Summer is beautiful in the Pacific Northwest and although we have had a rainy start to summer 2016, I have high hopes that the sun will come out and smile on Seattle in the coming weeks. Is this a weather prediction or just my joy at seeing that Felix is coming off the disabled list? We shall see! Let’s take a look at what happened in Seattle’s real estate market in key neighborhoods this past June: Continue reading
Just how low can our inventory go? According to the Northwest Multiple Listing Service (NWMLS), our the number of homes (residential and condos) available for sale in the City of Seattle was only 992 in May. Although this isn’t the lowest it has been in the last 10 years (the lowest was 836 in January, 2015), this is the lowest inventory in a May since 2005 by a longshot. The second closest May had 1,451 listings in 2013.
Here is a closer look at what is happening in Seattle and some key neighborhoods:
Inventory and Pendings
While Seattle’s inventory is waning, the demand, measured by homes under contract or pendings, is on the rise. Seattle has 1,330 homes under contract in May, which is again the highest number on record for a May. The only other month that had more pendings in the last 10 years was March, 2005 with 1,362.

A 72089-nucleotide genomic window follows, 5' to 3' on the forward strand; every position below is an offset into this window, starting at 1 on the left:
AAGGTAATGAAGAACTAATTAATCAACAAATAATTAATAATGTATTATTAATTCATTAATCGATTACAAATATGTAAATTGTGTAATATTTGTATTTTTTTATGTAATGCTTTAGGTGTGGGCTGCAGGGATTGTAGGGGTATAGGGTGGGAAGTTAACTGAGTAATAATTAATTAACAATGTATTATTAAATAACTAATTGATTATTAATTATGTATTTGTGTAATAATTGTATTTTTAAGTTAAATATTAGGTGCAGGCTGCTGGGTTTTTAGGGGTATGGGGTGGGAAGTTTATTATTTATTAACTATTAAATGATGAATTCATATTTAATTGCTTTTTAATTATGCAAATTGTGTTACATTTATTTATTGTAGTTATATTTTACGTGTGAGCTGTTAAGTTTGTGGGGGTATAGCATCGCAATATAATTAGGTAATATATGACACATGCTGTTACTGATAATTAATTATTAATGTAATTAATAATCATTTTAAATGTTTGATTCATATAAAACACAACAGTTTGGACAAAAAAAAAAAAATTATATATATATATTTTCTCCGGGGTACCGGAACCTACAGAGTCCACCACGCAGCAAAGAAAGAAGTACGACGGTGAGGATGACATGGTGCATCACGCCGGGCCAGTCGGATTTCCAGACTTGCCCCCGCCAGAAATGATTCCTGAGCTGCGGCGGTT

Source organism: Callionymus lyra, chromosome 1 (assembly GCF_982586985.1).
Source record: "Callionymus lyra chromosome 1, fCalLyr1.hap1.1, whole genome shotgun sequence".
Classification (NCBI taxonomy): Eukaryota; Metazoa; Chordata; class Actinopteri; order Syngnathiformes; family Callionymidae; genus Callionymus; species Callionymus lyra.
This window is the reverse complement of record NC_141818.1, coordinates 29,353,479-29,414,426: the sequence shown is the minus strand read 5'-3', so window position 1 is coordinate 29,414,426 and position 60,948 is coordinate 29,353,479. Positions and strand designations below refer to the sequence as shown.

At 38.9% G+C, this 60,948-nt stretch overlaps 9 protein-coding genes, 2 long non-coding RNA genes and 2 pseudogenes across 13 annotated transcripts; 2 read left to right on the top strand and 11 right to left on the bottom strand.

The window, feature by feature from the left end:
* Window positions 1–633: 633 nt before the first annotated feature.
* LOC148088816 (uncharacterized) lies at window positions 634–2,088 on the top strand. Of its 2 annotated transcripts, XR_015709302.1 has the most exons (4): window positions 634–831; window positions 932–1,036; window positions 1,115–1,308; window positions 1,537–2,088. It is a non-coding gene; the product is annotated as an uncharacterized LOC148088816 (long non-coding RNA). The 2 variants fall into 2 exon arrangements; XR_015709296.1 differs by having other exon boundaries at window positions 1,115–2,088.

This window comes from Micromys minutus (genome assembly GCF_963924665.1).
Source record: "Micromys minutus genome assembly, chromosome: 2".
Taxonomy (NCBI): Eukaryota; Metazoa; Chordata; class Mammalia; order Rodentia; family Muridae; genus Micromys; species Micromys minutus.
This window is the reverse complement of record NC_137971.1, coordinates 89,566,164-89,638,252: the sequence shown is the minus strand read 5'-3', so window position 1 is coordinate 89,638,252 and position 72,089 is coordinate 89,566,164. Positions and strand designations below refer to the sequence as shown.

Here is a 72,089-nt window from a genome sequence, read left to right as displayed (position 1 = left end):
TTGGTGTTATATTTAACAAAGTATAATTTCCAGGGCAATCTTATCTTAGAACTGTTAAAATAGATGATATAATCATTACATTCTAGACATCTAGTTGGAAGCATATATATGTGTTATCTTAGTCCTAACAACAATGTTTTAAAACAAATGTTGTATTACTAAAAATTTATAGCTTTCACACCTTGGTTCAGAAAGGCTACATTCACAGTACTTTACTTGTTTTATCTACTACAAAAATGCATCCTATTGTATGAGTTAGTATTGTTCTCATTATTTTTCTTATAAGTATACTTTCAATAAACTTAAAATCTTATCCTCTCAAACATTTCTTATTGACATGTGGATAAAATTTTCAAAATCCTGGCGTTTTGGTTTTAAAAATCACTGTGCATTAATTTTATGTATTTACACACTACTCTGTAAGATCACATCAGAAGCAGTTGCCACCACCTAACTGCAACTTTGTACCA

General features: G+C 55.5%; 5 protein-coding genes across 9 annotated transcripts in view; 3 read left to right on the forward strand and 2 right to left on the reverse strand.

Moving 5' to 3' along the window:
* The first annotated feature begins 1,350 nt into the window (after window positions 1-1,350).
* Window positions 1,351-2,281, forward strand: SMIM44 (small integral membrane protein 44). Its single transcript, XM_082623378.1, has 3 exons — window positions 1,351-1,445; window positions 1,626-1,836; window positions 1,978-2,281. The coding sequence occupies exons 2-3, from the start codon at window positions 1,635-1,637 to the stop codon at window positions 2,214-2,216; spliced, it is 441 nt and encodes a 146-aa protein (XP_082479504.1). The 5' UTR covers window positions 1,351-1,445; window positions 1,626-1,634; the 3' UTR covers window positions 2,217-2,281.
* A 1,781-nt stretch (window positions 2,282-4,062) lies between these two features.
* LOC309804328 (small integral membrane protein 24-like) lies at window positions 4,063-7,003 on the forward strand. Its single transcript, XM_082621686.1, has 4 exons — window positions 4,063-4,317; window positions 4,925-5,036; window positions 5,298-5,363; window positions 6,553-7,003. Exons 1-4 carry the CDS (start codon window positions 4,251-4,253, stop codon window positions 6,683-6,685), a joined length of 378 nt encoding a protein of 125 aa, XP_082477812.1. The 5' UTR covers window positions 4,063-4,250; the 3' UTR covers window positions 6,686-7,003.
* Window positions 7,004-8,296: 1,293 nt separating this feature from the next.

Below we compare the number of active listings (supply) and pendings (demand) for several of the key Seattle neighborhoods including Central Seattle, Queen Anne and Magnolia, Belltown and Downtown, Ballard and Greenlake, and North Seattle. Our table includes single family residences as well as condos comparing May 2014 and 2015.
Median Sales Prices
Seattle hit a new median home sales price record in May at $482,500. This is a 9.67% change from May of 2014. The neighborhood report below is a bit of a mixed bag, even showing some losses, but also some big gains!
I would love to talk with you about your real estate investment goals or let you know where your home stands in relation to today’s market. Contact me at firstname.lastname@example.org or give me a call: (206) 226-5300.
Below is a table comparing the number of active listings (supply) and pendings (demand) for several of the Seattle neighborhoods I specialize in: Central Seattle, Queen Anne / Magnolia, Belltown / Downtown, Ballard / Greenlake, and North Seattle. We are comparing April 2014 with April 2015.
Homes in the Seattle market are selling like hotcakes this spring. The last few homes I have listed have sold very very quickly. I currently have three listings on the market – one is just coming on today in Ravenna (NWMLS #785368 – a 1,860 square foot remodeled home with Mt. Rainier views priced at $650,000), one in Whittier (NWMLS #781505 – a 1,880 square foot Cape Cod priced at $500,000 and on the market 7 days), and one in View Ridge (NWMLS #781486 – a 3,280 square foot Mid-Century Modern with a view of the lake and mountains priced at $1,200,000 and on the market for 11 days). I expect they will all sell in a matter of days.
Median Sales Prices